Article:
A man who donated sperm to help a lesbian woman conceive has been grated parental responsibility.
In JB v KS, the parents made contact on a ‘co-parenting’ site, with the aim of conceiving a child. The father was heterosexual but “found it difficult to meet women and to develop relationships”.
At the High Court, Mr Justice Hayden explained:
“[The father] told me that he saw some opportunity to parent a child opened up by this particular website. It seems to me, listening to him give evidence, that, like so many interactions by people on the internet, part of his aspirations were grounded in reality whilst others were mere fantasy.”
Following the man’s donation, the woman fell pregnant and gave birth to a healthy child.
The mother agreed that the father could see his son but became concerned when he began to claim to other people that they were in fact involved in a relationship, introducing her to his parents as his girlfriend. When she broke off contact, he applied for a parental responsibility order. This would confirm his legal status as the baby’s legal father, conferring paternal rights and duties on him.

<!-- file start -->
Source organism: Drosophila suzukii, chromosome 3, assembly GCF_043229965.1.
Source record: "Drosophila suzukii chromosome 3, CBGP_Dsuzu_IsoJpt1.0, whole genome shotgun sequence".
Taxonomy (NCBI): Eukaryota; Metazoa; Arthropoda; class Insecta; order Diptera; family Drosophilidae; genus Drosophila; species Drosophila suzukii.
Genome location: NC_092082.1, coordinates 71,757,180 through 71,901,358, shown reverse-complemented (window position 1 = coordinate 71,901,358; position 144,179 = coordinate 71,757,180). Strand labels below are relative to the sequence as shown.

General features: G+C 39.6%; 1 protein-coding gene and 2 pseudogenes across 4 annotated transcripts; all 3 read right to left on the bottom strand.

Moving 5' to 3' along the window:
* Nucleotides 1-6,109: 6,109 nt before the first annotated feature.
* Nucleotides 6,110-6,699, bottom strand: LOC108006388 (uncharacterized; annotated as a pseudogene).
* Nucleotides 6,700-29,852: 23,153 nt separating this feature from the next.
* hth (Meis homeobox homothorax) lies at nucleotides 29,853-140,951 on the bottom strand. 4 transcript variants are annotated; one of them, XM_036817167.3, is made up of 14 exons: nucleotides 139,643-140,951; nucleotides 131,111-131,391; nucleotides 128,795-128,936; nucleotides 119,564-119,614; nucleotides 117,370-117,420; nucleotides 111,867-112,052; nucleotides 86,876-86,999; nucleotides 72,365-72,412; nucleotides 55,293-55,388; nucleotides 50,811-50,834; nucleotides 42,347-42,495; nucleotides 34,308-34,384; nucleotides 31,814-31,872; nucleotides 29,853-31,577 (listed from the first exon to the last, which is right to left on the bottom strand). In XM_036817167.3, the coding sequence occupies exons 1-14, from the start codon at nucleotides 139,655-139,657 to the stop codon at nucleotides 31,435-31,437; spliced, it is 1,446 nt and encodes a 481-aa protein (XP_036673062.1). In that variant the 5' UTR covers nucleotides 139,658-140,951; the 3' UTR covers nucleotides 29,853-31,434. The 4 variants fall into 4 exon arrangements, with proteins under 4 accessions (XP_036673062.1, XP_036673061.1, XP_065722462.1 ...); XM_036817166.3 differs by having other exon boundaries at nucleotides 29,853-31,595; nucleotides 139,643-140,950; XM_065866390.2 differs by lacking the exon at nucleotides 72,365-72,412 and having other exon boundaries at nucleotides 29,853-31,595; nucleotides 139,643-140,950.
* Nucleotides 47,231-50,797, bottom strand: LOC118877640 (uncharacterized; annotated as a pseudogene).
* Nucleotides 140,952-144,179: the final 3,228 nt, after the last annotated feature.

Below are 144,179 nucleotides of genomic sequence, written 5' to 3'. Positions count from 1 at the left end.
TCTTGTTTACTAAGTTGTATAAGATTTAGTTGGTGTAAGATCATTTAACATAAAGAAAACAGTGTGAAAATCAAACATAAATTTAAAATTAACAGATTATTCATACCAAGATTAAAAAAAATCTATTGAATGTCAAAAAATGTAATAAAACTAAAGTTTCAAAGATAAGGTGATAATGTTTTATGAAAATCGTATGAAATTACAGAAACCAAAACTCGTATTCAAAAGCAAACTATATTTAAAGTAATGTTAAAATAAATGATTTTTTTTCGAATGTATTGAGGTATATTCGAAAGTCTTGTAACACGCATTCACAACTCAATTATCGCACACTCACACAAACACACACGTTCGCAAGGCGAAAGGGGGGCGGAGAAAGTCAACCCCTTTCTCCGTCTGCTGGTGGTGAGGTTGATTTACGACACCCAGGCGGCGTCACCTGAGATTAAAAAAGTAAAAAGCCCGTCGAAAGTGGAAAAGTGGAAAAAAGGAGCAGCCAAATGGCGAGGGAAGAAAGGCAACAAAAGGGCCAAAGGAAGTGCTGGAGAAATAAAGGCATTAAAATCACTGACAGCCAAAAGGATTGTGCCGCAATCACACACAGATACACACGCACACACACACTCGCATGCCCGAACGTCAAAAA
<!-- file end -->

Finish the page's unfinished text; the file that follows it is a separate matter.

The child’s legal guardian supported the father’s application, saying it would merely be an acknowledgement of the father’s role in his son’s life. His application was granted, after the parents were able to come to some substantial agreements regarding future contact between the father and the child on the second day of the hearing – including the introduction of unsupervised contact and contact during school holidays when the boy was older.
It would have been wrong, said the Judge, to treat the case in the same ways as a birth resulting from a conventional union, but the parents had managed to achieve a respectful relationship which would endure, he believed. He also did not believe that the father would use his newly parental responsibility to undermine the mother.
The Judge declared:
“This case has a lengthy litigation history. That is always sad where the welfare of a child is involved. It is particularly so where two highly committed and instinctively skilful parents, who otherwise have an enormous amount to offer a child, fallout and misdirect their energies into the litigation process.”
The father’s name would now be added to the child’ birth certificate,
Read the full judgement here.
Photo of baby mobile by Meagan via Flickr